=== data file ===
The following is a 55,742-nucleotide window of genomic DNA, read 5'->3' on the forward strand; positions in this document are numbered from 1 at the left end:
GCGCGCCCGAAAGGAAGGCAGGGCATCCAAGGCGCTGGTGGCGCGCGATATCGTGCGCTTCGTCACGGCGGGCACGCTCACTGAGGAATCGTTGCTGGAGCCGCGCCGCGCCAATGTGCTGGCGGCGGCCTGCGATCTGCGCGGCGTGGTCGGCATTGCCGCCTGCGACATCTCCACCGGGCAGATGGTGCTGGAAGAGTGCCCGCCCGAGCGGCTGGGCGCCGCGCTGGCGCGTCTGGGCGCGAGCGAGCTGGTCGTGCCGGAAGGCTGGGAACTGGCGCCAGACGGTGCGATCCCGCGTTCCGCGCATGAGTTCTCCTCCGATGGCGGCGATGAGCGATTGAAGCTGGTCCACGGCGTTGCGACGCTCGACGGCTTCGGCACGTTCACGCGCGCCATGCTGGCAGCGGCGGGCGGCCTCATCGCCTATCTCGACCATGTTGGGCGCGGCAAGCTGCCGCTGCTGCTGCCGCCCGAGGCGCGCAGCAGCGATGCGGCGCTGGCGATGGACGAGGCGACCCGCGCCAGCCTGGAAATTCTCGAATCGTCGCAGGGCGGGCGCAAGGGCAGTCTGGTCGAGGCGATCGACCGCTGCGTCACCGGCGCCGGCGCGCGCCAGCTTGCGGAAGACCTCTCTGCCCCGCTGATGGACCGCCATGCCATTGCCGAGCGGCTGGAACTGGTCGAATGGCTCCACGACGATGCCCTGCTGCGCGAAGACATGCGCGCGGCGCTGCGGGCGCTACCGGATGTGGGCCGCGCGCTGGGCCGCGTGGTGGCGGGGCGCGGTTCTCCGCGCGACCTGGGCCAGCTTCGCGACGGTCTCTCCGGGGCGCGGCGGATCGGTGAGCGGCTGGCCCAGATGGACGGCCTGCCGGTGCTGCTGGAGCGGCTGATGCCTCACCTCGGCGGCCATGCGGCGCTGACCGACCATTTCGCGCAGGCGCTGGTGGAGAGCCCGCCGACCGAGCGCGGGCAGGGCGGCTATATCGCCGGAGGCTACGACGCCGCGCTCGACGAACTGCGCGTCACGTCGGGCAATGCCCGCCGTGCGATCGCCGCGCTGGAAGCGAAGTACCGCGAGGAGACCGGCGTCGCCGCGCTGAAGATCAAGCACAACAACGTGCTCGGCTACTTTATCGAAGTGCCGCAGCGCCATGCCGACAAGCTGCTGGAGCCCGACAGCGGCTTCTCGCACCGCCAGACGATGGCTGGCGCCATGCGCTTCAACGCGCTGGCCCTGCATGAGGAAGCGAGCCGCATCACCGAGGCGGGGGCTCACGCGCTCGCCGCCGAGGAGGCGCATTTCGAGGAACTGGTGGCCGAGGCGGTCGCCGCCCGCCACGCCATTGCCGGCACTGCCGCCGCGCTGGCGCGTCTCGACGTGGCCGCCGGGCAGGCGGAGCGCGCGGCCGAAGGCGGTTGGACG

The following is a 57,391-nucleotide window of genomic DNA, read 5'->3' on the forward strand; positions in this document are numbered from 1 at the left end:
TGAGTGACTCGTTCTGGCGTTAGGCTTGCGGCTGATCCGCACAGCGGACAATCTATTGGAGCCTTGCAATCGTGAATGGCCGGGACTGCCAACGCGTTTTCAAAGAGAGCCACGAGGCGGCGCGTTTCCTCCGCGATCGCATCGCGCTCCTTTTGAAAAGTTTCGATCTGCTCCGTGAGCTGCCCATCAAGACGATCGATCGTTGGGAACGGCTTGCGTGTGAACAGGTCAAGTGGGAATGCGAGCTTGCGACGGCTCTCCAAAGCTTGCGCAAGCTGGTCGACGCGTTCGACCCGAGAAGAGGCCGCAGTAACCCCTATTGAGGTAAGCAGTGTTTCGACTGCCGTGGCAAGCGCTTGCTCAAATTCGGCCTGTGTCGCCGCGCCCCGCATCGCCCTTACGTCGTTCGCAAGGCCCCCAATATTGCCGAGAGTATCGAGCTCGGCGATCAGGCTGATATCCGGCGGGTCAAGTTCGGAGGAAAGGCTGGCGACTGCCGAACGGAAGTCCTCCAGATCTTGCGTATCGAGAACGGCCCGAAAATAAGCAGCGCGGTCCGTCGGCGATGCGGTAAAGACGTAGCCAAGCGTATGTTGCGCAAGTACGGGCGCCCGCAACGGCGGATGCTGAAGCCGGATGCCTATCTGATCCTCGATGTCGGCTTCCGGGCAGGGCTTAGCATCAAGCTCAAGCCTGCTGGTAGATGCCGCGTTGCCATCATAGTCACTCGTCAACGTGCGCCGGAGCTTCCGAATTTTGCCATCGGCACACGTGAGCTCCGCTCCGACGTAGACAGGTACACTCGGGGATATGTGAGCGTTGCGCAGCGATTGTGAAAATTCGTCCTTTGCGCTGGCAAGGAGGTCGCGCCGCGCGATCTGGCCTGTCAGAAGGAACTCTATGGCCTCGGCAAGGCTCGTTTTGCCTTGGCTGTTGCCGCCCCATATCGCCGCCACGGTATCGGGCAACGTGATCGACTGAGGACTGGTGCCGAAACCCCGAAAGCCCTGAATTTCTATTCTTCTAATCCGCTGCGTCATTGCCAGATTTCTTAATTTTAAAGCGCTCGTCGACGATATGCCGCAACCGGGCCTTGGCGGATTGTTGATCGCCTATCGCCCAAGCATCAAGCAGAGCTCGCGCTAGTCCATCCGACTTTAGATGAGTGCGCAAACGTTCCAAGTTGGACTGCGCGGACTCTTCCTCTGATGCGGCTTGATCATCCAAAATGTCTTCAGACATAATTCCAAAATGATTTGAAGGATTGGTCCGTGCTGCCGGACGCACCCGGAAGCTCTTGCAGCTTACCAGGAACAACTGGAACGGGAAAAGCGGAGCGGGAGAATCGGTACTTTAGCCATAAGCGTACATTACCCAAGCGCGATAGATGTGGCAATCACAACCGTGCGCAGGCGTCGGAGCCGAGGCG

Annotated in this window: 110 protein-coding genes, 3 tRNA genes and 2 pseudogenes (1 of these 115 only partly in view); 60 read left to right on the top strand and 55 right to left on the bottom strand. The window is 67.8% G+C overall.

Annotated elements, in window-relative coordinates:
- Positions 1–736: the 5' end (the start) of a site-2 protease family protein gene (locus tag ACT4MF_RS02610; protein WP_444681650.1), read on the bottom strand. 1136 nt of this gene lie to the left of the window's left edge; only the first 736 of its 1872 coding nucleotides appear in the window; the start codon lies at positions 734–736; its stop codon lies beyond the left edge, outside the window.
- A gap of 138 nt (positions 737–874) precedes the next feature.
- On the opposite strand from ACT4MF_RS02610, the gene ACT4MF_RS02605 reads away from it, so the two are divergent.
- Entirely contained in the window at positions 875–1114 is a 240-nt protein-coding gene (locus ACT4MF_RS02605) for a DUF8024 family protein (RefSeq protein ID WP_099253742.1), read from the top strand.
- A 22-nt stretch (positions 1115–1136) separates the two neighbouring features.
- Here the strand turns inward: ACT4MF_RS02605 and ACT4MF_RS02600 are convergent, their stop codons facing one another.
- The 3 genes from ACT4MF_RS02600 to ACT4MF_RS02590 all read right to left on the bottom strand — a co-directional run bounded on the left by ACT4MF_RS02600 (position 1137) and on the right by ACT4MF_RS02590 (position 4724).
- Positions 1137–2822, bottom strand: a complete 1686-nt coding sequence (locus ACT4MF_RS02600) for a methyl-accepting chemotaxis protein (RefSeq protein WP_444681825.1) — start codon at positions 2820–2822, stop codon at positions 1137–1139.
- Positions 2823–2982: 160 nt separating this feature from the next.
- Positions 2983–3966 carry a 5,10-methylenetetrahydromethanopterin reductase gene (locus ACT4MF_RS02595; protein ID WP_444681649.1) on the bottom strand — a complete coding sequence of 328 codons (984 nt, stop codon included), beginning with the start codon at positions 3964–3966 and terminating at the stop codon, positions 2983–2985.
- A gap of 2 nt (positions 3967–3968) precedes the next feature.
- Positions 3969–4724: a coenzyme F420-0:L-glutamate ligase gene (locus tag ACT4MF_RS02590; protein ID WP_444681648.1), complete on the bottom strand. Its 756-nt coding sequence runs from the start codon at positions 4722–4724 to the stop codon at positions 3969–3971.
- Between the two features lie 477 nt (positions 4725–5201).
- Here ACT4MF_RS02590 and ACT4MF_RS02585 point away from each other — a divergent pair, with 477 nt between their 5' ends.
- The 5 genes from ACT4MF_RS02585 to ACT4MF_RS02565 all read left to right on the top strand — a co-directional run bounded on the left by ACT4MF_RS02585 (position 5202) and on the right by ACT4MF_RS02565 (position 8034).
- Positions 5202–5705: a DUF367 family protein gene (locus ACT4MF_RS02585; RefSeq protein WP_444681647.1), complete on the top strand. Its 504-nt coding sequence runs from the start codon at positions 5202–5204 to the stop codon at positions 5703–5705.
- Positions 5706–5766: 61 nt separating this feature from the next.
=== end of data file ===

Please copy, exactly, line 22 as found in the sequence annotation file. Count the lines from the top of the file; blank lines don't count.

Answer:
- Positions 5202–5705: a DUF367 family protein gene (locus ACT4MF_RS02585; RefSeq protein WP_444681647.1), complete on the top strand. Its 504-nt coding sequence runs from the start codon at positions 5202–5204 to the stop codon at positions 5703–5705.